Going Green: Rooftop gardens
YNN's Terry Ettinger explains the benefits that a rooftop garden can provide.
To view our videos, you need to
install Adobe Flash 9 or above. Install now.
Then come back here and refresh the page.
This is what many roof gardens look like, doing the job of insulating the building to reduce energy usage but the minimal substrate depth, generally less than six inches, limits the type of plants that can be used and can lead to a lack of variety in the planting design.
The substrate for the roof garden being constructed on this building will range from 6 to 18 inches and that opens for the door for some innovation use native New York plant species.
"The plant species are from two very rare, natural communities in New York State that are north of here. The alvars are found northwest of Watertown, and in the dune community, along eastern Lake Ontario. We picked the draught-tolerant species that we could find from those really draught-prone natural communities," explained Dr. Donald Leopold, Environment and Forest Biology, SUNY ESF.
The selected plants were set up in test plots on this roof for two years to see which thrived the best.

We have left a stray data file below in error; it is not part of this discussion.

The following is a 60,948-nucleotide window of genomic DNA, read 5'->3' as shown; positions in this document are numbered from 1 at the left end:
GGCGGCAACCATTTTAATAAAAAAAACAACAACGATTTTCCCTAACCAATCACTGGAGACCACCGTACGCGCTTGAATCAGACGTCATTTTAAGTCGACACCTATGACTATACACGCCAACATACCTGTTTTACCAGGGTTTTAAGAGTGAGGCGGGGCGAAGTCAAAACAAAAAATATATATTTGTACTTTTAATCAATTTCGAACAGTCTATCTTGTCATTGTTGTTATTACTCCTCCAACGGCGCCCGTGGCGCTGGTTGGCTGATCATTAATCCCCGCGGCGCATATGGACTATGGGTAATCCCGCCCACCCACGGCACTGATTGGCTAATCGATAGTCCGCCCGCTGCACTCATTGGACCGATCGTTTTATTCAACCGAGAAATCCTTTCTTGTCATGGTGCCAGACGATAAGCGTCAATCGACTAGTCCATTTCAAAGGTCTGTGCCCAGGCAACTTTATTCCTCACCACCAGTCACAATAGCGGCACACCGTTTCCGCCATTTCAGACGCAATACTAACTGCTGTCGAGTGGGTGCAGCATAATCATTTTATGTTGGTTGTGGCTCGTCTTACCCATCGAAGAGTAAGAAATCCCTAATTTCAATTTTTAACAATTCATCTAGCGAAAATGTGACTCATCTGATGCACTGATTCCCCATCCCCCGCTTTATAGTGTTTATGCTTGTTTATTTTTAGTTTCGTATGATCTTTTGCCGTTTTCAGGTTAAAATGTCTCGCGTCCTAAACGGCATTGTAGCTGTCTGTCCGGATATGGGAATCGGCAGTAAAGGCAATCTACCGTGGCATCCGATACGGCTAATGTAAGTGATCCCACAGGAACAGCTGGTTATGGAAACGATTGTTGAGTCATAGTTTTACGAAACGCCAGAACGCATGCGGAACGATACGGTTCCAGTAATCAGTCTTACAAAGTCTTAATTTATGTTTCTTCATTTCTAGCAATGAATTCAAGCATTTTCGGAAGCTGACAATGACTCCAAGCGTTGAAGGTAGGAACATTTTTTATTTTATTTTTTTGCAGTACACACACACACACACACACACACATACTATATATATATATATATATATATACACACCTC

"These plants have been growing on Illick Hall roof for two years with pretty different conditions. Heavy snow one year, and than no snow this past year with extreme cold on occasion and extreme draught. They've been through the usual things that you might expect over two or three years. We've lost only a few species, we've actually been surprised at how well some of the species have done," said Dr. Leopold.
Here's one that's obviously done well. The dune willow is a tall growing plant, something you don't often see in roof gardens.
"From an ecological standpoint, and from a structural standpoint, in terms of how you design a garden, how you design a garden space on a rooftop, you want to have some variability in things like that, so we're getting a larger plant which can tolerate the difficult growing conditions," explained Timothy Toland, Landscape Architecture, SUNY ESF.
Some 50 plant varieties are being used, so it will be a dynamic landscape with something happening pretty much year round.
"It's a novel application. It'll be a novel design and the fact that people can come out and engage it, and look at it, and experience it directly is good. One of the important aspects of that will be that the design community will have a new pallet of plants to increase the options for their designs when they work with green roofs," said Toland.